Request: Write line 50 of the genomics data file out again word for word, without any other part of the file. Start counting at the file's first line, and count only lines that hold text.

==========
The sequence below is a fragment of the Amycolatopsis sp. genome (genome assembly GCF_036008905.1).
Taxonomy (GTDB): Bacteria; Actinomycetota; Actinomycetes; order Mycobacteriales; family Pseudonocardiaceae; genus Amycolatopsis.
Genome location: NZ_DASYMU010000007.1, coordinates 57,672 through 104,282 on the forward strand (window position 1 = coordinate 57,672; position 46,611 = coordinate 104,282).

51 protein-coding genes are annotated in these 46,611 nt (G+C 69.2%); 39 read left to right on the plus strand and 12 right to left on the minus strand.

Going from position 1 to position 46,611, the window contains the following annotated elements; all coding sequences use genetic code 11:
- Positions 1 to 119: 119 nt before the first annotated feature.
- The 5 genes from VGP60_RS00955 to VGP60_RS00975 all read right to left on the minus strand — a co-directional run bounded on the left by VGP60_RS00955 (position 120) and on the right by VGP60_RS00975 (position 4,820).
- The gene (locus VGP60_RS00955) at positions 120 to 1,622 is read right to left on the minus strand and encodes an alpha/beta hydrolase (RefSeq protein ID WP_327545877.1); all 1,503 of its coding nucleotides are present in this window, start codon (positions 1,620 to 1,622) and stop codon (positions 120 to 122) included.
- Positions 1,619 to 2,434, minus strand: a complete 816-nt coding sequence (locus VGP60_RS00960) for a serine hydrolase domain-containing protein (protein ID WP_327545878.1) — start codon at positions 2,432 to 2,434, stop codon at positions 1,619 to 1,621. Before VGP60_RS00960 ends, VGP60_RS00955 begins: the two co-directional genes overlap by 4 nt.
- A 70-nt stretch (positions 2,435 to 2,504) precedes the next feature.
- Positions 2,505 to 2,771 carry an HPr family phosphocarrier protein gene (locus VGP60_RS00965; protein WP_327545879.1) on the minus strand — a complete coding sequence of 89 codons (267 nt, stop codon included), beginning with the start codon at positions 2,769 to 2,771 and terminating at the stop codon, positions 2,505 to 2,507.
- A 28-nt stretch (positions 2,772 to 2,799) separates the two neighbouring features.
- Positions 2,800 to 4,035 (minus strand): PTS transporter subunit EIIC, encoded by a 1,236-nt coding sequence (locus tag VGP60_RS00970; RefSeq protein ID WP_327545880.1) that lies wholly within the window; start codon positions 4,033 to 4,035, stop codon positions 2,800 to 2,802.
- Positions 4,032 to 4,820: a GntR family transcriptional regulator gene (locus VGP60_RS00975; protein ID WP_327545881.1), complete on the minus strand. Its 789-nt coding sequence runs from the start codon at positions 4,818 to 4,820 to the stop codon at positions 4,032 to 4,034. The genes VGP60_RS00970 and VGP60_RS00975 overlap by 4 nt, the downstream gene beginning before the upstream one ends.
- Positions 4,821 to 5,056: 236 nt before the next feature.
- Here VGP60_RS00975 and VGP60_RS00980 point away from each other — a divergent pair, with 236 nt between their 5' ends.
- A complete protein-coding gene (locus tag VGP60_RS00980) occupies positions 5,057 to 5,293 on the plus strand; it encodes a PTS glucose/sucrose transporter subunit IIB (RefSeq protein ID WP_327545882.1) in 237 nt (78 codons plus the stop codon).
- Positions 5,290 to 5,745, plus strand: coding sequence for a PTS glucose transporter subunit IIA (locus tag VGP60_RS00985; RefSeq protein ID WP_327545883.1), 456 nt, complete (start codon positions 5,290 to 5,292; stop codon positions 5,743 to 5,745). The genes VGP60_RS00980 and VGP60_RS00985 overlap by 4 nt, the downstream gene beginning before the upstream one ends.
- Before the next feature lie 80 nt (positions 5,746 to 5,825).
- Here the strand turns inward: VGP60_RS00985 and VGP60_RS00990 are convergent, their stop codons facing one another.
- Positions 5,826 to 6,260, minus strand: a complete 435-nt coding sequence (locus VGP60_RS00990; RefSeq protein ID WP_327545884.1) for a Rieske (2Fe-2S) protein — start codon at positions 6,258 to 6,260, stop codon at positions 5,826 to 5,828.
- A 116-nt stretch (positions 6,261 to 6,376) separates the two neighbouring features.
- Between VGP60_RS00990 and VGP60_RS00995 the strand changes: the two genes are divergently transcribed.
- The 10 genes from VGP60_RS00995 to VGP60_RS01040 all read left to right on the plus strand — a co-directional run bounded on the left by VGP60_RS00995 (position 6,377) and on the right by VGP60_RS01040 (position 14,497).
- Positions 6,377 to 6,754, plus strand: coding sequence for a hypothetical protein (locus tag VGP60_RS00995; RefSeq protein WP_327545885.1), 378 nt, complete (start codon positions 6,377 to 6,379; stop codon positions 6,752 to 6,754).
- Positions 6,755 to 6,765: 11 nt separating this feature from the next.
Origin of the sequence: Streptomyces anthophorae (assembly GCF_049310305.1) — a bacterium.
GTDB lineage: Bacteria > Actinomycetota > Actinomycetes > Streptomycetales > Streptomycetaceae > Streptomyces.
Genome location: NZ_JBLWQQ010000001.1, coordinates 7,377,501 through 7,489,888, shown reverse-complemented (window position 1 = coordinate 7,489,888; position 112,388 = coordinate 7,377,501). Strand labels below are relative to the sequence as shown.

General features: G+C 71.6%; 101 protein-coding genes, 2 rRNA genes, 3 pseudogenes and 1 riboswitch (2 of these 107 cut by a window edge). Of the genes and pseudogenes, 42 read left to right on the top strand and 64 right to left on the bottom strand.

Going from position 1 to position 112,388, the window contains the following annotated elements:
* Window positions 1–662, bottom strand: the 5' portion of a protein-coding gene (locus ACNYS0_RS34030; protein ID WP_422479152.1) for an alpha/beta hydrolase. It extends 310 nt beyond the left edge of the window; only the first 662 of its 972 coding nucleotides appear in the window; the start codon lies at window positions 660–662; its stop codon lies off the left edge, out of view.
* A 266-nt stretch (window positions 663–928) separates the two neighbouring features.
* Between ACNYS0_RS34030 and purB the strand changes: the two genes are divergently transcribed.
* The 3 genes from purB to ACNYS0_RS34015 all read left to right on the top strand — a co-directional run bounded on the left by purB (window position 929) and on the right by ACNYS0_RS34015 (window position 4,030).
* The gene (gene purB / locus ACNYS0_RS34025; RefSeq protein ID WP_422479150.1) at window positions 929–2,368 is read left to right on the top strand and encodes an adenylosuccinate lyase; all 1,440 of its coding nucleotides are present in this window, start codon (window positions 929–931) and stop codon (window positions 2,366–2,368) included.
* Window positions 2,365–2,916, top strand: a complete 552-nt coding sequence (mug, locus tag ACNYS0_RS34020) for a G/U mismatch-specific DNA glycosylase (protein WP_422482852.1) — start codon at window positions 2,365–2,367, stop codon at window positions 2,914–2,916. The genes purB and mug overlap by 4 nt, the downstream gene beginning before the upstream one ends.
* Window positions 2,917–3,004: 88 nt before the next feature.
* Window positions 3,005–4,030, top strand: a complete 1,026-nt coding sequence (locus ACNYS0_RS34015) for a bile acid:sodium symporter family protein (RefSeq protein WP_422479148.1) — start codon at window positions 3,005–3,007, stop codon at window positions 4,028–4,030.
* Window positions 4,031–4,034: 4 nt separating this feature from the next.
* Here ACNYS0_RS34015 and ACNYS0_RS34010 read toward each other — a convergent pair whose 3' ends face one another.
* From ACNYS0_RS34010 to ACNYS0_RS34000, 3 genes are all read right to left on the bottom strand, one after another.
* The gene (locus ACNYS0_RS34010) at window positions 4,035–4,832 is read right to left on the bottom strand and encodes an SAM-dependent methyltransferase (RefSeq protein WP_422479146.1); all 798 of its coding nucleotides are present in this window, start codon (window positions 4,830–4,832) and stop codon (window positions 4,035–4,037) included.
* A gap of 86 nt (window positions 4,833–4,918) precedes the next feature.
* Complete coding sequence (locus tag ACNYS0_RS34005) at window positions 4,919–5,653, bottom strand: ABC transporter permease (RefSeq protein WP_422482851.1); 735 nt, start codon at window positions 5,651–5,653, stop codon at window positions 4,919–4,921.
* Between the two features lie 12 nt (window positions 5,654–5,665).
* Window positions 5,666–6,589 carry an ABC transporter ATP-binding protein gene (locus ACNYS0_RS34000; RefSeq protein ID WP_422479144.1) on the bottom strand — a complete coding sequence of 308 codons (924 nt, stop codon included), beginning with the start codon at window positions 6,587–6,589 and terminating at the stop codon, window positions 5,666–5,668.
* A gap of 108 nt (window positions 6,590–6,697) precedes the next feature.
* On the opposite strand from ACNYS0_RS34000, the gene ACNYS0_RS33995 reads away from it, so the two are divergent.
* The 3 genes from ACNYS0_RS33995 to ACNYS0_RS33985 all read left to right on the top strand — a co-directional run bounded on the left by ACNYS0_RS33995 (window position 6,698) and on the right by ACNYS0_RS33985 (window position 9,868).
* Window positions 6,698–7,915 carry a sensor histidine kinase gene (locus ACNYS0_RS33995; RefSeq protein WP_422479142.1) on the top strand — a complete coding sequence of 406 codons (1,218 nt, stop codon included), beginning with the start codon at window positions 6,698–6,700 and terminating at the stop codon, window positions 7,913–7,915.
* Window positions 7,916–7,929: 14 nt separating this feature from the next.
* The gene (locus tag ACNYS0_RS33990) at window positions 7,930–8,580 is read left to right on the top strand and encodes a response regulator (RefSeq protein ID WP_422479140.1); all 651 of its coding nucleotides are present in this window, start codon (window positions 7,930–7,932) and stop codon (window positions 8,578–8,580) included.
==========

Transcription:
* The 3 genes from ACNYS0_RS33995 to ACNYS0_RS33985 all read left to right on the top strand — a co-directional run bounded on the left by ACNYS0_RS33995 (window position 6,698) and on the right by ACNYS0_RS33985 (window position 9,868).